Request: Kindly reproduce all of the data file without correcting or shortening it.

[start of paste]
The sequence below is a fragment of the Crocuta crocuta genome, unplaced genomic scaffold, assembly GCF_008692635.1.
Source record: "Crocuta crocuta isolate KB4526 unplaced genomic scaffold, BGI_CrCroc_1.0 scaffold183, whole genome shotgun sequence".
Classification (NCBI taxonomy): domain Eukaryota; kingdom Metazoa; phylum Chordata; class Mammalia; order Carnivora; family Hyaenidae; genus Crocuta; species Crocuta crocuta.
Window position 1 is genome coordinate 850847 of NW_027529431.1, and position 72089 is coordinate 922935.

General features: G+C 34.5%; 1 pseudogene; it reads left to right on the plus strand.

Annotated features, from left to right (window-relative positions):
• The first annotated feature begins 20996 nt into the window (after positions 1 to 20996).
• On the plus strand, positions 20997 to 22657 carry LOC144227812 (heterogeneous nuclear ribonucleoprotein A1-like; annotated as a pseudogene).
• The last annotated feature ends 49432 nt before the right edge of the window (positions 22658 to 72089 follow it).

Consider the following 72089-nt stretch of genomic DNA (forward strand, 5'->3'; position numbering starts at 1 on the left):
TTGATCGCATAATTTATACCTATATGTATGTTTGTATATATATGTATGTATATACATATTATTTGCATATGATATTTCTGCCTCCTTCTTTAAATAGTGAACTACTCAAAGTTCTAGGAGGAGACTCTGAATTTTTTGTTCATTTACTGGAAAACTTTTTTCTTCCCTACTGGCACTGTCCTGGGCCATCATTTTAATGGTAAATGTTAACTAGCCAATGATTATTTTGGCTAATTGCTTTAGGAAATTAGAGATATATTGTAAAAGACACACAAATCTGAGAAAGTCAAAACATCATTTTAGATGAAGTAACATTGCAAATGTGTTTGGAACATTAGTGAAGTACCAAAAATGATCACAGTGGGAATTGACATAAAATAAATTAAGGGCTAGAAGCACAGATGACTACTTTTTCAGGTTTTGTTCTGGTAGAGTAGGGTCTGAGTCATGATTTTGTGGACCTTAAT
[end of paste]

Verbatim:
The sequence below is a fragment of the Crocuta crocuta genome, unplaced genomic scaffold, assembly GCF_008692635.1.
Source record: "Crocuta crocuta isolate KB4526 unplaced genomic scaffold, BGI_CrCroc_1.0 scaffold183, whole genome shotgun sequence".
Classification (NCBI taxonomy): domain Eukaryota; kingdom Metazoa; phylum Chordata; class Mammalia; order Carnivora; family Hyaenidae; genus Crocuta; species Crocuta crocuta.
Window position 1 is genome coordinate 850847 of NW_027529431.1, and position 72089 is coordinate 922935.

General features: G+C 34.5%; 1 pseudogene; it reads left to right on the plus strand.

Annotated features, from left to right (window-relative positions):
• The first annotated feature begins 20996 nt into the window (after positions 1 to 20996).
• On the plus strand, positions 20997 to 22657 carry LOC144227812 (heterogeneous nuclear ribonucleoprotein A1-like; annotated as a pseudogene).
• The last annotated feature ends 49432 nt before the right edge of the window (positions 22658 to 72089 follow it).

Consider the following 72089-nt stretch of genomic DNA (forward strand, 5'->3'; position numbering starts at 1 on the left):
TTGATCGCATAATTTATACCTATATGTATGTTTGTATATATATGTATGTATATACATATTATTTGCATATGATATTTCTGCCTCCTTCTTTAAATAGTGAACTACTCAAAGTTCTAGGAGGAGACTCTGAATTTTTTGTTCATTTACTGGAAAACTTTTTTCTTCCCTACTGGCACTGTCCTGGGCCATCATTTTAATGGTAAATGTTAACTAGCCAATGATTATTTTGGCTAATTGCTTTAGGAAATTAGAGATATATTGTAAAAGACACACAAATCTGAGAAAGTCAAAACATCATTTTAGATGAAGTAACATTGCAAATGTGTTTGGAACATTAGTGAAGTACCAAAAATGATCACAGTGGGAATTGACATAAAATAAATTAAGGGCTAGAAGCACAGATGACTACTTTTTCAGGTTTTGTTCTGGTAGAGTAGGGTCTGAGTCATGATTTTGTGGACCTTAAT